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Kornilov’s coup and the united front

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Kerensky’s government though increasingly exposed was still trying to crack down on the organised workers. Kerensky was himself plotting a coup, but it was to be his coup, not the generals. On 24 August he closed down the Bolshevik press once again. But unfortunately for him decisive circles of the bourgeoisie were preparing to oust him and his government. In co-ordinated blow on the 27 August the bourgeois Cadets resigned from the Provisional Government and General Kornilov, announced that he was marching on Petrograd “to restore order in the capital”. There was of course no disorder in the capital but the long depressed stock market suddenly soared as the capitalists anticipated the counter-revolution’s victory. Privy to the whole plot was Sir George Buchanan, the British ambassador whose Embassy was something of an organising centre for the coup within the capital.

The soldiers and cassocks that were ordered to march on Petrograd were units that were deemed to be more reliable and could be put to work killing revolutionaries. In order to ensure their loyalty they were told by their officers that Petrograd was being run by German spies, that an uprising had taken place at the behest of the German military.

Kerensky who was privy to and indeed in agreement with Kornilov’s measures to crush the Soviets and soldiers committees, suddenly realised to his horror that the general intended to overthrow the whole Provisional Government, including himself. That would be the end not only for his own bonapartist ambitions but possibly his life. Thus Kerensky, in fear and trembling as to the consequences of doing so, turned to the Soviet to save himself.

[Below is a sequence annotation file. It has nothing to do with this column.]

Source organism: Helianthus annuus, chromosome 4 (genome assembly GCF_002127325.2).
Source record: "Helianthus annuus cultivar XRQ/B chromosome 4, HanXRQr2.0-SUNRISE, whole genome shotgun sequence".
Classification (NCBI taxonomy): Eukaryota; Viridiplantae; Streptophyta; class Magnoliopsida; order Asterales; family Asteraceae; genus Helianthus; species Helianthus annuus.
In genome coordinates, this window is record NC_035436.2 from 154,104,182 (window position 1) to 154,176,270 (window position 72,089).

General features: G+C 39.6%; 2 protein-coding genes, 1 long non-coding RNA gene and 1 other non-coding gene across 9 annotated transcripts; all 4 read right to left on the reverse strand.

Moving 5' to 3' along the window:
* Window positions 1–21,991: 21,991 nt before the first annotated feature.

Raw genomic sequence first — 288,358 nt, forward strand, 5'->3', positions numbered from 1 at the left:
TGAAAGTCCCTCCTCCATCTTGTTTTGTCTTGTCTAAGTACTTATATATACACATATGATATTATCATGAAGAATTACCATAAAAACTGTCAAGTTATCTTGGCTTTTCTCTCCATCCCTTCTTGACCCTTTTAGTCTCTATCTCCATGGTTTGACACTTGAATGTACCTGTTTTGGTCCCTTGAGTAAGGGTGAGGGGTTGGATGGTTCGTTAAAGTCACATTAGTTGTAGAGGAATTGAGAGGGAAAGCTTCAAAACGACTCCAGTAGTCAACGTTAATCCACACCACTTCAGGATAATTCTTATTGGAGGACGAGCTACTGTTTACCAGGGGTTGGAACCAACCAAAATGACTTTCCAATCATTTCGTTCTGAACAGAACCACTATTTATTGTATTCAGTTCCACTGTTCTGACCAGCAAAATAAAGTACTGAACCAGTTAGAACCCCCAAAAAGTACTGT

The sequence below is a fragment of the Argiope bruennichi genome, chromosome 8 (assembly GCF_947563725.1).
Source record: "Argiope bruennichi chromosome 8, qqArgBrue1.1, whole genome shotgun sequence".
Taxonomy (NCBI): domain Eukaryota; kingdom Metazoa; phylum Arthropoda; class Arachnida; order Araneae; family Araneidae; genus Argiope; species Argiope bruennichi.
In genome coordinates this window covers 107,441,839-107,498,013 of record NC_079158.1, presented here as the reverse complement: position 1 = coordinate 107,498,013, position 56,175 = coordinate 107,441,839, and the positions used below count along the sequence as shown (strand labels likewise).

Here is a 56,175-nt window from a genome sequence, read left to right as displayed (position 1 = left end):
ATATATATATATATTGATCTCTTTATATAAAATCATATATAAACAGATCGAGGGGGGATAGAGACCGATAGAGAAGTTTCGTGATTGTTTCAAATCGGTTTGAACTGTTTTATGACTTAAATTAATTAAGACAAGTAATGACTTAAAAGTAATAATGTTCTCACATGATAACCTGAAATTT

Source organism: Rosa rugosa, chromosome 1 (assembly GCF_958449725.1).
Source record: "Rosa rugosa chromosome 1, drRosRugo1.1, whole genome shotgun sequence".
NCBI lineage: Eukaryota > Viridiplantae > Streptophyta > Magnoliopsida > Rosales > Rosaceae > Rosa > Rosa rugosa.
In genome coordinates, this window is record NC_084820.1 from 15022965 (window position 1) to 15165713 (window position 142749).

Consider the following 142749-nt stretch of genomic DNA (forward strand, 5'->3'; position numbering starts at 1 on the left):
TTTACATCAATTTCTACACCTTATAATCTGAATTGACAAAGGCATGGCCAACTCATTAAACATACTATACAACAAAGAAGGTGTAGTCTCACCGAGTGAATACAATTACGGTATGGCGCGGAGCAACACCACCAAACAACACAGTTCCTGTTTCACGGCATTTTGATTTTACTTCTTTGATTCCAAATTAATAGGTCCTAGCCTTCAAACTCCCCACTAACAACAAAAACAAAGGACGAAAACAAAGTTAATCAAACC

The Mensheviks and the SRs too panicked when they realised a coup was underway. For six months, under the cover of the “dual power regime” they had allowed the forces of counter-revolution a chance to gather their strength and strike back. Now in terror they had to turn to the Bolsheviks to rescue them. The Party was now put to the test of leading a united front of resistance to the counter-revolution.

The news of Kornilov’s march on Petrograd led to huge mass meetings in the factories. Every one of them vowed to defend the city and urgently demanded arms from the Soviet Executive. The Baranovskii Machine Construction factory resolved:

“We demand that the Central Executive Committee of the Soviet, give arms to the workers, who not sparing their lives, will stand as one in defence of the just rights of revolutionary democracy, and together with our brethren soldiers, will erect an impassable barrier to the counter-revolution. ”